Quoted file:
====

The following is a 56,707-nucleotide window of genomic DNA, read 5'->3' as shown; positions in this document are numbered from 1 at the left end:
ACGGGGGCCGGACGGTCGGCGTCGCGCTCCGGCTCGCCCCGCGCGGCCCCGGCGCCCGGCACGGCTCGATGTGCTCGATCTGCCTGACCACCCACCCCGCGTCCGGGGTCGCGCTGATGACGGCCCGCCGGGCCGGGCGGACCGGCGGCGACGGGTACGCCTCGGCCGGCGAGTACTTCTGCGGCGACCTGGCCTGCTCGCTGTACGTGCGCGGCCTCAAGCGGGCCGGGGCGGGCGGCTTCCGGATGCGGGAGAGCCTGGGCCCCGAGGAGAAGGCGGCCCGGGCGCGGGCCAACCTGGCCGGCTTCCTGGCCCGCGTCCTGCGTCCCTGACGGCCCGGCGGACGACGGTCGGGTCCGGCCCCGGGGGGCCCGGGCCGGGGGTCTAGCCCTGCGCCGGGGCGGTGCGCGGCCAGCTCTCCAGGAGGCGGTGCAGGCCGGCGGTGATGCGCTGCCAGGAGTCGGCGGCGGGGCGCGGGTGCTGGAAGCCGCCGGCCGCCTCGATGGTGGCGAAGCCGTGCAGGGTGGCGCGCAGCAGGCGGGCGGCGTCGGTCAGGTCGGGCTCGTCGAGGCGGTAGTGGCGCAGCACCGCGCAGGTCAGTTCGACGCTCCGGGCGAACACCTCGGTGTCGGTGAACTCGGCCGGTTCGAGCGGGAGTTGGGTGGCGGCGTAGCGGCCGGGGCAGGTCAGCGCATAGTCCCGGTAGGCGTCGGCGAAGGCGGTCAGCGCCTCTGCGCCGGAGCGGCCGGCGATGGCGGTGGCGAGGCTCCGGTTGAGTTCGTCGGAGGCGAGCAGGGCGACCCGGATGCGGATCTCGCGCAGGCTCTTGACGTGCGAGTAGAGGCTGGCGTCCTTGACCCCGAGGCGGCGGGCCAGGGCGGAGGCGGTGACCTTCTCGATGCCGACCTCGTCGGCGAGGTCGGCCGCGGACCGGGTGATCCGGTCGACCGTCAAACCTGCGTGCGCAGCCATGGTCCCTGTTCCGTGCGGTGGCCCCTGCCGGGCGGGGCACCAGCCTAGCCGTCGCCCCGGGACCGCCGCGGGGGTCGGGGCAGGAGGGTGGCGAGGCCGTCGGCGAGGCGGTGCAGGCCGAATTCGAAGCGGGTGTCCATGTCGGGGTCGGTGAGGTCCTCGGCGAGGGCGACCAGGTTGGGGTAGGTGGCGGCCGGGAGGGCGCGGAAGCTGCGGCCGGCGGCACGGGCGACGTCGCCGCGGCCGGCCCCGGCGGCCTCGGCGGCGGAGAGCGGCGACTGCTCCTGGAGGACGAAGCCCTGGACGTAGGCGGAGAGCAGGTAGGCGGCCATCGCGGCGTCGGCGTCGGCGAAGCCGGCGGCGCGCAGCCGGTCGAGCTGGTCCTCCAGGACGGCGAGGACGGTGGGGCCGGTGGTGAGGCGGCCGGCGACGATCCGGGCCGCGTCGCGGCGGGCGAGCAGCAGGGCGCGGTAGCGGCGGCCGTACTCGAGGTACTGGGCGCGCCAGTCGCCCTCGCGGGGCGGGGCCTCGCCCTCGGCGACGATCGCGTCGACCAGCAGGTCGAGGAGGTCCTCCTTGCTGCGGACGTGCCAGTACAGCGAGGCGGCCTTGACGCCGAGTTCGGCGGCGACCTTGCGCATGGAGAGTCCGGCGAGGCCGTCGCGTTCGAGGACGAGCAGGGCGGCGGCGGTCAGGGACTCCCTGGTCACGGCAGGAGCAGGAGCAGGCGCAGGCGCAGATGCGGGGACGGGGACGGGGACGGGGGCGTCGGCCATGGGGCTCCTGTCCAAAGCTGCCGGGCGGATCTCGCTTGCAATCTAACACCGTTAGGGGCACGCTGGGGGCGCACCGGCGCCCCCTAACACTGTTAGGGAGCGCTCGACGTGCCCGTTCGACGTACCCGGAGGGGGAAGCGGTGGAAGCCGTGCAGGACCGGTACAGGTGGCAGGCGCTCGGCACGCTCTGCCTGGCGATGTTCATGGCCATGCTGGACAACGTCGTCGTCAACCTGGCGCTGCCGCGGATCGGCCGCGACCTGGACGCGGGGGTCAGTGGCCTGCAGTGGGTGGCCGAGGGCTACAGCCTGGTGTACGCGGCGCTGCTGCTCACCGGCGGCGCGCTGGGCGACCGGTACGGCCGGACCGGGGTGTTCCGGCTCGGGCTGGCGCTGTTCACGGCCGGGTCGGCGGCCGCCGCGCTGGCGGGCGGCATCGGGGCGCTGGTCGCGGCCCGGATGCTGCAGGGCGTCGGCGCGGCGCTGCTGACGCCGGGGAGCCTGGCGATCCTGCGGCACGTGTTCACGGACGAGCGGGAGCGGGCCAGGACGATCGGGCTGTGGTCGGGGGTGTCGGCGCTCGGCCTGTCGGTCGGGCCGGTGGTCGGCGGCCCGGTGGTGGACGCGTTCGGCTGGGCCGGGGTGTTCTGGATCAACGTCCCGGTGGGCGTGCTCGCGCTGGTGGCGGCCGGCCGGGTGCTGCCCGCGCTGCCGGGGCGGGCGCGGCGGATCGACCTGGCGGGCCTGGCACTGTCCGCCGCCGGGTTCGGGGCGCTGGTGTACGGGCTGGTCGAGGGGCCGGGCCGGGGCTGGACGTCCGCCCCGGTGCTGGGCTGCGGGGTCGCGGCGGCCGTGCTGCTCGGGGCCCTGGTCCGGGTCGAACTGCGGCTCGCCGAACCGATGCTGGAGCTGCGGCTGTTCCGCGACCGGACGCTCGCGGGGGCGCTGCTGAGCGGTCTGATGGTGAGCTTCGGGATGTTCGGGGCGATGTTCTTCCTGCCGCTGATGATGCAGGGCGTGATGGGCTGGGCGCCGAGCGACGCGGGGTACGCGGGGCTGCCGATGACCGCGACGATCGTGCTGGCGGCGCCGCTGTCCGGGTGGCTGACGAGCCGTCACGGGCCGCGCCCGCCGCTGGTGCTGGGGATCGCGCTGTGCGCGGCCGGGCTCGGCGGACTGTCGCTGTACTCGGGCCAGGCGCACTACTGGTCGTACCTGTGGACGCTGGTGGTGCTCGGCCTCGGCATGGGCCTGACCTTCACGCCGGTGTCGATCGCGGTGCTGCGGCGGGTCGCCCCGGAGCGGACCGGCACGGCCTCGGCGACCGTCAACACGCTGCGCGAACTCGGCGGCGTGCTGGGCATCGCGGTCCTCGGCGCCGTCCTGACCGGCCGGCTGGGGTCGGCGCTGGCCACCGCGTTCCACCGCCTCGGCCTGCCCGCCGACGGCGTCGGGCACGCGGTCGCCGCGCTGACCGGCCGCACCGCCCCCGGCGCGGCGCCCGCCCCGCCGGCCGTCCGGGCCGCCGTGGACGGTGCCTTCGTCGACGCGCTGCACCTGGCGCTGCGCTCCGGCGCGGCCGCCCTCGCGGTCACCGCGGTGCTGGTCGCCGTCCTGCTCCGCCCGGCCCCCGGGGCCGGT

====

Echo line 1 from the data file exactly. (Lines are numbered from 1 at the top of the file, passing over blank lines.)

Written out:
The following is a 56,707-nucleotide window of genomic DNA, read 5'->3' as shown; positions in this document are numbered from 1 at the left end: